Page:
I guess the critical components are the bearings. What's the current thinking on a spec? I see things like 10mm OD, 3mm ID, 4mm thick, 5 ceramic balls and a non-metallic cage that doesn't require lubrication. Are we getting close?

Any recommended source? (I can try here in Australia, but the mark-up on specialist items here usually dwarfs the price of postage from the original source.) Postage on such a massive weight shouldn't be too frightening.

Terry
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Old 4th August 2012, 01:35 PM   #487
bgruhn is offline bgruhn  United States
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Terry,
Great! I'm sure you will be a valued contributor. You will get a great arm in the process. Yes you are on the right track. Go to Ball Bearings | Ceramic Ball Bearings | RC Bearings | Tungsten Carbide | Powerpole Connectors | Silicon Nitride by Acer Racing and find their ceramic ball bearings page. Look up the 4x10mm (MR104) part for USD 7.99. There are similar parts all at the same price with slightly different sizes. With the 10mm bearing you will have to relieve the mounting shaft to provide clearance for the top of the track. See my pics. You will have to flush them clean in acetone or other solvent and blow them dry. All trace of lube must go. Make sure the corners of the outer races are flawless and clean. I assume you are able to cut some glass or can get some cut for you. I love the african blackwood. Drill some holes to reduce weight if needed. These are hybrid ceramic ball/steel races bearings. Full ceramic are far more dear. Keep us informed plz.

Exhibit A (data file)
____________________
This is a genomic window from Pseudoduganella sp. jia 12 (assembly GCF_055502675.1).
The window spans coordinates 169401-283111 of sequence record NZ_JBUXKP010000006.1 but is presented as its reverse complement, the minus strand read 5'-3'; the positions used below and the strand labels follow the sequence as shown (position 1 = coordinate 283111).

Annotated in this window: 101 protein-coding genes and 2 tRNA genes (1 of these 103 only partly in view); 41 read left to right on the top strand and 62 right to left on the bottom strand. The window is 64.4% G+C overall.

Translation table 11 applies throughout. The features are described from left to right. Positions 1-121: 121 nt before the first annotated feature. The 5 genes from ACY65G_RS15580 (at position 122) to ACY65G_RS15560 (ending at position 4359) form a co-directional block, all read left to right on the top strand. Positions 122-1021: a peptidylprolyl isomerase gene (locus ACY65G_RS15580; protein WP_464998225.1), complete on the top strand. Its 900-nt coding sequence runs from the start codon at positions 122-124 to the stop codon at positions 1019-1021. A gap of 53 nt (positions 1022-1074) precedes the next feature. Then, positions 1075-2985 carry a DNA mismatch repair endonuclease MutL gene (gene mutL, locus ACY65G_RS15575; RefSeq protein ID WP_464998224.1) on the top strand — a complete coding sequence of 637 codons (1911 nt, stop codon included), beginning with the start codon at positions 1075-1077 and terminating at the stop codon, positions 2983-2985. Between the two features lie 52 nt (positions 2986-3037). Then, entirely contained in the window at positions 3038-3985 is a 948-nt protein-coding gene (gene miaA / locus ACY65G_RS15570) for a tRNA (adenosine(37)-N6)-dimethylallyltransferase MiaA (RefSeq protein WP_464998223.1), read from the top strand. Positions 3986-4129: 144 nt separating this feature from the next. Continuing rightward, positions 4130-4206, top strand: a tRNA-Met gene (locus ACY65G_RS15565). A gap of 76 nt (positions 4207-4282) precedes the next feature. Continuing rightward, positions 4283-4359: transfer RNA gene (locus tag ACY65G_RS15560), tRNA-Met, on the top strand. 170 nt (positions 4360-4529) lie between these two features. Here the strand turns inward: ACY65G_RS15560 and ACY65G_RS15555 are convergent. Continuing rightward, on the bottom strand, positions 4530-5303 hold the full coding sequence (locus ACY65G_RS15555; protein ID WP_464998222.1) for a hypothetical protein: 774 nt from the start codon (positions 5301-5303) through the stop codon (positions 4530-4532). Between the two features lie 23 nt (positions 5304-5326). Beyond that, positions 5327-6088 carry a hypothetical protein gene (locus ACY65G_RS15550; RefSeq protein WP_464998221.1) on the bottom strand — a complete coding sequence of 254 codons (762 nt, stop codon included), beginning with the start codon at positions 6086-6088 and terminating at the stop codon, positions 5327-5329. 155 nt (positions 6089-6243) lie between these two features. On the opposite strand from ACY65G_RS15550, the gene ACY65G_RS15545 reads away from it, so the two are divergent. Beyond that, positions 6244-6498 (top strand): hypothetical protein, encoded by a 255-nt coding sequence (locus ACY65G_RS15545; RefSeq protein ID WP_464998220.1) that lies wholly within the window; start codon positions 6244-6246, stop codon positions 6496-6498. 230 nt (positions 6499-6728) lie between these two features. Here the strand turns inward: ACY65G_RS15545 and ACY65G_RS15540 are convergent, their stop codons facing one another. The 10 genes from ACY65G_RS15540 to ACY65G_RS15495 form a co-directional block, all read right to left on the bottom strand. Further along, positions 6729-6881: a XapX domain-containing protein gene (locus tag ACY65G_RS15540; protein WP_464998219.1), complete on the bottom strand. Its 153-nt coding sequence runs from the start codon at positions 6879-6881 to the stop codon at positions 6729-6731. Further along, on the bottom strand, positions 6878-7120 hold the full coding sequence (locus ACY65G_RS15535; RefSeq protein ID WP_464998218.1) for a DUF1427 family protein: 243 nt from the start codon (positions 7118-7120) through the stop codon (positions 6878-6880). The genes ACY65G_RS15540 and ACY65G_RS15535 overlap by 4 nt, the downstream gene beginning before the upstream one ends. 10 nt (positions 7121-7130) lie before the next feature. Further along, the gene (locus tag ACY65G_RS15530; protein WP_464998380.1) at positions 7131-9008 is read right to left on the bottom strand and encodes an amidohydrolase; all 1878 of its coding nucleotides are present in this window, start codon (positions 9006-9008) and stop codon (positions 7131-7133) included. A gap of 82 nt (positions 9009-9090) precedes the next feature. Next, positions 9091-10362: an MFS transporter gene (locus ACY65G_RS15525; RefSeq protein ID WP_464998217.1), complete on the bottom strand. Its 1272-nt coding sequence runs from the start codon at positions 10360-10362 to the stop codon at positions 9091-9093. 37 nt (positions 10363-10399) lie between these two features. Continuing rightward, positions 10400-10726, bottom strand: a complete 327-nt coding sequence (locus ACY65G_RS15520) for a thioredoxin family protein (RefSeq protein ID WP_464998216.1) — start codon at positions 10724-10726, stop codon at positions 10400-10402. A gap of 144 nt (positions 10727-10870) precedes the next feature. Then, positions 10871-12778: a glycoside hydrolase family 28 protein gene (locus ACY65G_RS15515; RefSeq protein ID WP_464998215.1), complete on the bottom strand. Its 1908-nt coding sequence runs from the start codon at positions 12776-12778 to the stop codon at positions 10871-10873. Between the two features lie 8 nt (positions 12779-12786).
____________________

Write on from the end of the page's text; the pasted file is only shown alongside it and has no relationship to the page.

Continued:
Good Luck